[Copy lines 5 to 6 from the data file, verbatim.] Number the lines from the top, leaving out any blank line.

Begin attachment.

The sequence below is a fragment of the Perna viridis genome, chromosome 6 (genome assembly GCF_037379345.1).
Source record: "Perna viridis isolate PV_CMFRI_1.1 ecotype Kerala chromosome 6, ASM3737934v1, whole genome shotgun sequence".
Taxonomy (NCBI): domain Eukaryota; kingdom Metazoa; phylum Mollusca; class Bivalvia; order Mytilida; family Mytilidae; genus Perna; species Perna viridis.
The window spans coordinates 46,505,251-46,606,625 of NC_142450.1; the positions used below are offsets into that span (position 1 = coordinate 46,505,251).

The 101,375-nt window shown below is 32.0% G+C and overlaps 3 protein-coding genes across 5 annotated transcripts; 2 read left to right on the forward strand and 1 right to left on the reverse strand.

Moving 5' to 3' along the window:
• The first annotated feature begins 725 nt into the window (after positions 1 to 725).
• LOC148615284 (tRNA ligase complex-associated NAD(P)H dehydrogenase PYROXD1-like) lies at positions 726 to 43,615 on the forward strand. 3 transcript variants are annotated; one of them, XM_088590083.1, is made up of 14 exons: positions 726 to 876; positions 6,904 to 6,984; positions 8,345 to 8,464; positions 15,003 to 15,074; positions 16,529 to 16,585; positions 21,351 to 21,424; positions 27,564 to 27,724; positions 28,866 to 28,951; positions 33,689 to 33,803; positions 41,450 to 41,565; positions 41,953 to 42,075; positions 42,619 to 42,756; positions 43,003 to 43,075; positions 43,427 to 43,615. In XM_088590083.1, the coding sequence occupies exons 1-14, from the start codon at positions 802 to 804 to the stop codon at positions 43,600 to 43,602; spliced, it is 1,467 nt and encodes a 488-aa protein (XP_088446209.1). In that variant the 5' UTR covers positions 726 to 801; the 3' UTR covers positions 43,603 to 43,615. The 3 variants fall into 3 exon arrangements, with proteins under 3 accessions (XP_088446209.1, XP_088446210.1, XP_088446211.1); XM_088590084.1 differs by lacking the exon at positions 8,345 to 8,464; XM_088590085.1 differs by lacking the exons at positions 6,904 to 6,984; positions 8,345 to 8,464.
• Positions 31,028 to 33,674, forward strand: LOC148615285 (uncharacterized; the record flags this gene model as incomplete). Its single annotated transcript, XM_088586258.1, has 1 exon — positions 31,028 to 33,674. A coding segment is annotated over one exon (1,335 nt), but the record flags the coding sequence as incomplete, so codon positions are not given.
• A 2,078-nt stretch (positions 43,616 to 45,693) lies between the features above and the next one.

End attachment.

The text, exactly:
The 101,375-nt window shown below is 32.0% G+C and overlaps 3 protein-coding genes across 5 annotated transcripts; 2 read left to right on the forward strand and 1 right to left on the reverse strand.

Moving 5' to 3' along the window: